Motivating Students, Vanderbilt University- an extensive guide on how to think about student motivation, how to encourage and support our students to stay motivated; it includes some very useful practical strategies, as well as some theoretical consideration;
Five Keys to Motivating Students- an overview of the practical implication of research on motivation for our teaching practice;
Five Ways to Get Students Thinking about Learning, Not Grades- some ideas on how you can tweak your course design to make students more intrinsically motivated and less grade-oriented;
Strategies for Helping Students Motivate Themselves- useful tips on what we as educators can do to support students in motivating themselves;
Creating the Conditions for Student Motivation- what can education institutions do to create conditions for more intrinsic student motivation?
21 Simple Ideas To Improve Student Motivation- quick tips that you can use in your classroom to motivate students;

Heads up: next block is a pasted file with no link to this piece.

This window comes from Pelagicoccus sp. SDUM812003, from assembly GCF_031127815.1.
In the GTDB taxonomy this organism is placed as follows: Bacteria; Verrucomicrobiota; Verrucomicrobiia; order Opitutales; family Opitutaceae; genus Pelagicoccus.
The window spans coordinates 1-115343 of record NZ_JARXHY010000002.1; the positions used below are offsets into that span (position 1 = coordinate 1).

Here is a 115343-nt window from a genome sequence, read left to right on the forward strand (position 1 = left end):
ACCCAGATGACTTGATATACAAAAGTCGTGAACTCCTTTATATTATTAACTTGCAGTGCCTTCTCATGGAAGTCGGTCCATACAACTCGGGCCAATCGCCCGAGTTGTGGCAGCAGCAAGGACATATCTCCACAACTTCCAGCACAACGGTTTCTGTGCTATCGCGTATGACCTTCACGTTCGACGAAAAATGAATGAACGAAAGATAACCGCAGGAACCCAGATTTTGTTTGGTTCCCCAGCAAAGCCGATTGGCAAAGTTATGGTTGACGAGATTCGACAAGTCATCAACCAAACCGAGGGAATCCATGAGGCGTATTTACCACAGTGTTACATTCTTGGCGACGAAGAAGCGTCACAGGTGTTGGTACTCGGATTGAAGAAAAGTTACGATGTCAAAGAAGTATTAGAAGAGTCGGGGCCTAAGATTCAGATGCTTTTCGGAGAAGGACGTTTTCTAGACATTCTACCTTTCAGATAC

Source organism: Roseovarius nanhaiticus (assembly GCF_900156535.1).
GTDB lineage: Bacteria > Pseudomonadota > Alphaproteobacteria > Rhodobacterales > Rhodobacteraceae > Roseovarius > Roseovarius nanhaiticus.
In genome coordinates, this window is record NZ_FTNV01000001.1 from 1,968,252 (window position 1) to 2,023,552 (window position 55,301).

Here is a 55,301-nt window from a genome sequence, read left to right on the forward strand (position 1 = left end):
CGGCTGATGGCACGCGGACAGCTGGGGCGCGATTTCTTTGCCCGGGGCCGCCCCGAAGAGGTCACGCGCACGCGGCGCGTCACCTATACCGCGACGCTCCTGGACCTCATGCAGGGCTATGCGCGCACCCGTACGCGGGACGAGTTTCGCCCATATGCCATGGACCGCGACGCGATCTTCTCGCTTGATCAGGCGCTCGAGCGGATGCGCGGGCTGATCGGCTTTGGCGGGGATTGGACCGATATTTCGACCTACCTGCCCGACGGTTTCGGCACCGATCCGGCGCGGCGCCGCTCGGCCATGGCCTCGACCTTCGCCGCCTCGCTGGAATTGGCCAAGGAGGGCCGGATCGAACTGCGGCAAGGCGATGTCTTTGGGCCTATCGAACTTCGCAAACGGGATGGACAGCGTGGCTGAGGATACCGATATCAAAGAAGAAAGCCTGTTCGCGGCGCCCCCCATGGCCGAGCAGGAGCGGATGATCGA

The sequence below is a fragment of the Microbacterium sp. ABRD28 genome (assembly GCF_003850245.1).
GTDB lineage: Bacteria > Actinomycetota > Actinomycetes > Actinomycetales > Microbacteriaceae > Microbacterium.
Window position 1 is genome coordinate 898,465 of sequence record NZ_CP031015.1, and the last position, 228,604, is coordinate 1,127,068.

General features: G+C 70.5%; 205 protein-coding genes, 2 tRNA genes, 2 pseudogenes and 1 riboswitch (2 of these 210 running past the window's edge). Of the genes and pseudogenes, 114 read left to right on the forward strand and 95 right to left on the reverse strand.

Enhancing Learning through Zest, Grit, and Sweat- some thoughts on how to help students grow as learners while they learn the content.
Survey on Centres for Teaching & Learning
I am delighted to participate together with Laura Czerniewicz and Deborah Arnold at the Media & Learning Online Autumn Conference on November 18th. In the opening session we will be discussing the changing role of Centres for Teaching and Learning, audio-visual and learning technology support units. I already elaborated on this topic in my newsletter and Laura put together a very useful analytical review of CTLs here.
In preparation for the session, but also as an exploration for future research we would like to hear a little about your own experience. Please complete this very short poll (a few minutes!) by November 15th. We will present the results and insights during the session at Media & Learning online and I will also follow up with a summary on my blog. Thank you so much in advance for your contribution!